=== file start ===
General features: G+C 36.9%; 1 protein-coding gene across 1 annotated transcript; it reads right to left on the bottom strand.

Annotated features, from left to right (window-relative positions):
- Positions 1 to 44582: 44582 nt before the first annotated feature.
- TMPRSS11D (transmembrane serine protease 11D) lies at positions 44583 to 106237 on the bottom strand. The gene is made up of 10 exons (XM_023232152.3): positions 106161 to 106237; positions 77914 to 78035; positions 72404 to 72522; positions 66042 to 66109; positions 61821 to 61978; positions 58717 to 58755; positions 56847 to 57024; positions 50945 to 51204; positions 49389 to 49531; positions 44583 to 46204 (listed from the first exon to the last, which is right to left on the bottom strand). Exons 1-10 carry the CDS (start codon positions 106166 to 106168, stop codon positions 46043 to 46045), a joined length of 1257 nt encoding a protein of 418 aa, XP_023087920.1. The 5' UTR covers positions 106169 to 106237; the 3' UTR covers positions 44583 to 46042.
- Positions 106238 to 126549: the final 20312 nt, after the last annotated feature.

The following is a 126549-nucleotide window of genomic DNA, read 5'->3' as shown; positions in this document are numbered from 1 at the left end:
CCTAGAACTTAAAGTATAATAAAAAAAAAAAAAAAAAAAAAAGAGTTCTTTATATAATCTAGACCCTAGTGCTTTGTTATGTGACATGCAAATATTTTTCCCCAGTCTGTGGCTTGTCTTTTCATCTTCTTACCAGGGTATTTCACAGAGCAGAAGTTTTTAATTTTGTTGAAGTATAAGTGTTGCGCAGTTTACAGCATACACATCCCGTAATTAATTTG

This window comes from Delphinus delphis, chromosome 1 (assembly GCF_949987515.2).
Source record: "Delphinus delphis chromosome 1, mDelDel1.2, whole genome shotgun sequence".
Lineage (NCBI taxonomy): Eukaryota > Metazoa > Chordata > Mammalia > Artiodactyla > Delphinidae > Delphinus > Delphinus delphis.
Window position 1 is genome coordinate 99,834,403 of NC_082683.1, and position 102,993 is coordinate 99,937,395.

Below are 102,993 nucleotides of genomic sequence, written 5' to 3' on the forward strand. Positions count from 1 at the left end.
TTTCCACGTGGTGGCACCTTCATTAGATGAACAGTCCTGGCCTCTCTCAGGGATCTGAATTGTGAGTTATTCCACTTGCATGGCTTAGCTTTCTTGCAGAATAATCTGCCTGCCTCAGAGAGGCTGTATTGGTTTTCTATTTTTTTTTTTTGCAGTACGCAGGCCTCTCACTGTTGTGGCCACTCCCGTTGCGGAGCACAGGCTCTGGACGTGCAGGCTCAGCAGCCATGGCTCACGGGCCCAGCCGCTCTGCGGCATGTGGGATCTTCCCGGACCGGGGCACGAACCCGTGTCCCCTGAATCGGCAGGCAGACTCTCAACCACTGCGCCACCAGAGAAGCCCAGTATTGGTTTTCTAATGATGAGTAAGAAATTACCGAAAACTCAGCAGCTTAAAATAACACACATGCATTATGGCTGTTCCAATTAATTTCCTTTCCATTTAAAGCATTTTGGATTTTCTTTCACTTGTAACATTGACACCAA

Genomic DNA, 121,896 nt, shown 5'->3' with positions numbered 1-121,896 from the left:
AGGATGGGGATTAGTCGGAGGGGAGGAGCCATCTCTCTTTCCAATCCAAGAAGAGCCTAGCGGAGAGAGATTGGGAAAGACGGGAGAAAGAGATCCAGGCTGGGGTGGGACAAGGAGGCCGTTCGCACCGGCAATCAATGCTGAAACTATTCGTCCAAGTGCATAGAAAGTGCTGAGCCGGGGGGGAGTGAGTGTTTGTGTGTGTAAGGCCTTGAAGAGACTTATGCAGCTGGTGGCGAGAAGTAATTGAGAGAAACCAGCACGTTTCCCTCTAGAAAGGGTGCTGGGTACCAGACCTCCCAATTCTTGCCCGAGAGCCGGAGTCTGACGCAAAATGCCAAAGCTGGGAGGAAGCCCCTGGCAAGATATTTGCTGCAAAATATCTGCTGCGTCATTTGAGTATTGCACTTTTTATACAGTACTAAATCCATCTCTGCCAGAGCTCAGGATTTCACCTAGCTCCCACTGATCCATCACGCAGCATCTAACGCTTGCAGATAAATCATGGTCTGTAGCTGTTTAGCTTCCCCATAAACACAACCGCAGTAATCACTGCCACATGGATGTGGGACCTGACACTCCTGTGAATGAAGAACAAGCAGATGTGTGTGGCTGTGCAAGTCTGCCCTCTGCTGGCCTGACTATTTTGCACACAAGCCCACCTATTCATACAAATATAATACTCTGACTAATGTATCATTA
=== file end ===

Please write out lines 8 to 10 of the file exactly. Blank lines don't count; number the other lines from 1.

This window comes from Delphinus delphis, chromosome 1 (assembly GCF_949987515.2).
Source record: "Delphinus delphis chromosome 1, mDelDel1.2, whole genome shotgun sequence".
Lineage (NCBI taxonomy): Eukaryota > Metazoa > Chordata > Mammalia > Artiodactyla > Delphinidae > Delphinus > Delphinus delphis.